Archives for posts with tag: Kinsey

This year, a book containing a study similar to Kinsey’s research was published. A Billion Wicked Thoughts: What the World’s Largest Experiment Reveals About Human Desire, claims to be more accurate because of its much larger sample size. Doctors Ogi Ogas and Sai Gaddam, authors of the book and the main researchers in the study, analyzed and categorized millions of web searches and media for their research. Ogas and Gaddam believe that their research can be more reliable than Kinsey’s because of the sample size and the raw data that was collected. Because the data wasn’t collected by just voluntary people (psychology students, etc.) or personal interactions, the data is more truthful. Although the honesty of the individual data collected is correct, the claim of the larger sample size is still not helpful in explaining sexual desires. The authors and critics of the book agree that Kinsey’s research was not very accurate because not only of the sample size but also that fact that the subjects were white middle-class males and females. The Internet data collected is of course not biased with race immediately, but can be when looked at other factors that grant certain people access to the Internet and especially to erotica.

Janice Irvine explained in her book Disorders of Desire: Sexuality and Gender in Modern American Sexology the methods and outcomes of different sexology approaches, like Kinsey’s well-known history with the science of sex. Irvine shows that Kinsey’s results were unreliable because they didn’t include non-white middle-class males and females. People of Color, intersexed, transsexual, working class, and other minorities were not included in his research, therefore excluding those lived experiences that may affect sexual desire. Irvine also argues that although Kinsey intended to help explain sex and sexual desire, he and other sexologists hindered certain sexual practices.

Likewise, the work of Ogas and Gaddam have excluded certain populations and can be harmful to certain populations. The study excludes people without access to erotica and/or the Internet in general. This data could exclude many areas in the world without computers and/or Internet and many older generations that prefer not to use modern technology. Like other things relying so heavily on modern technology, it can be ageist. There may also be people who simply choose not to use the Internet or a computer to express or explore their desires. This study can also be harmful because it categorizes and adds negative stereotypes to certain groups of people. Explaining something phenomenal as natural can become dangerous for the reputation and treatment of certain groups, as Irvine and others have warned.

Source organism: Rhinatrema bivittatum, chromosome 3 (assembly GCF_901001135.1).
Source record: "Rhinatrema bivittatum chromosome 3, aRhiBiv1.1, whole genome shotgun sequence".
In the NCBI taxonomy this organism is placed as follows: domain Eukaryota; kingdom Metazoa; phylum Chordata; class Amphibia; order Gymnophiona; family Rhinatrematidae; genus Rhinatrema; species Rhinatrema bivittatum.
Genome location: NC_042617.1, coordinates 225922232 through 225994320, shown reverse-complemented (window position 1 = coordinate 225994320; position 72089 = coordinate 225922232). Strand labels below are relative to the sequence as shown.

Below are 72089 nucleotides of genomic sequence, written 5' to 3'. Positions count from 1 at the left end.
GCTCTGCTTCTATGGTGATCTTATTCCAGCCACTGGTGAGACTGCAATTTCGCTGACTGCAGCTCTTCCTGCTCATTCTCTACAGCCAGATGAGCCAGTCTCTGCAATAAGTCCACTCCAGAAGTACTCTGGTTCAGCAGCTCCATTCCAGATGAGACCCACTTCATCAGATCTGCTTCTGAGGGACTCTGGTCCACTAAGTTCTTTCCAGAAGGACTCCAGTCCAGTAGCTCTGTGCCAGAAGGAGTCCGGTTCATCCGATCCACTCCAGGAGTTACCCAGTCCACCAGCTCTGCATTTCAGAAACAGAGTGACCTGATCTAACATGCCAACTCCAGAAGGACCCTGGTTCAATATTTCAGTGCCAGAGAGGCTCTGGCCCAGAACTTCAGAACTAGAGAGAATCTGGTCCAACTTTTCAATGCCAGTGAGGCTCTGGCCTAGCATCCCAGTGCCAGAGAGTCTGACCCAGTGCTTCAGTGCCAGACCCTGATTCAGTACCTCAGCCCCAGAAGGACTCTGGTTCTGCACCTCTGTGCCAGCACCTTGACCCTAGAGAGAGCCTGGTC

-Eleanor Stevenson

We all do it. We “do the do,” as professor Marlon Bailey says. But we are so shy to talk about anything involving sex. Why? Without sex, none of us would even exist. Yes I know, you just got the gross visual of your parents doing it. You’ll survive! Human sexual behavior and it’s implications within society was never fully explored until scientist Alfred Kinsey decided to bring thousands of peoples sexual secrets to the surface in order to evaluate commonalities between human sexual behavior.

Kinsey’s was a hardcore essentialist, and he used this for explaining sexuality in women. His essentialist point of view on human sexual behavior was both liberating and problematic for those who were affected by his research. In Janice M. Irvine’s Disorders of Desire, Irvine digs deep into Kinsey’s history and praises his research in saying, “…Kinsey’s empiricism and sexual enthusiasm were generalized to his research on women in a fashion that was truly supportive of female sexuality” (Irvine 40). To Kinsey, sexual behavior was a natural phenomena, and “natural” to him was anything that occurred. This embracement of female sexuality opened up doors to the understanding of female desires within the vast variations of human sexual behavior. Our culture was not as quick to explore female sexuality like Kinsey was. In fact, Irvine says, “It seems likely that the lack of public attention to his findings about female sexuality had more to do with sociopolitical variable than with Kinsey’s personal research interests” (Irvine 41). This lack of public attention stemmed from the uncomfortability of exploration of human sexual behavior within our culture. Socially and politically, Kinsey crossed lines. And if he didn’t do so, our culture could be even more quiet about sex than we already are.

-Sophie Reynolds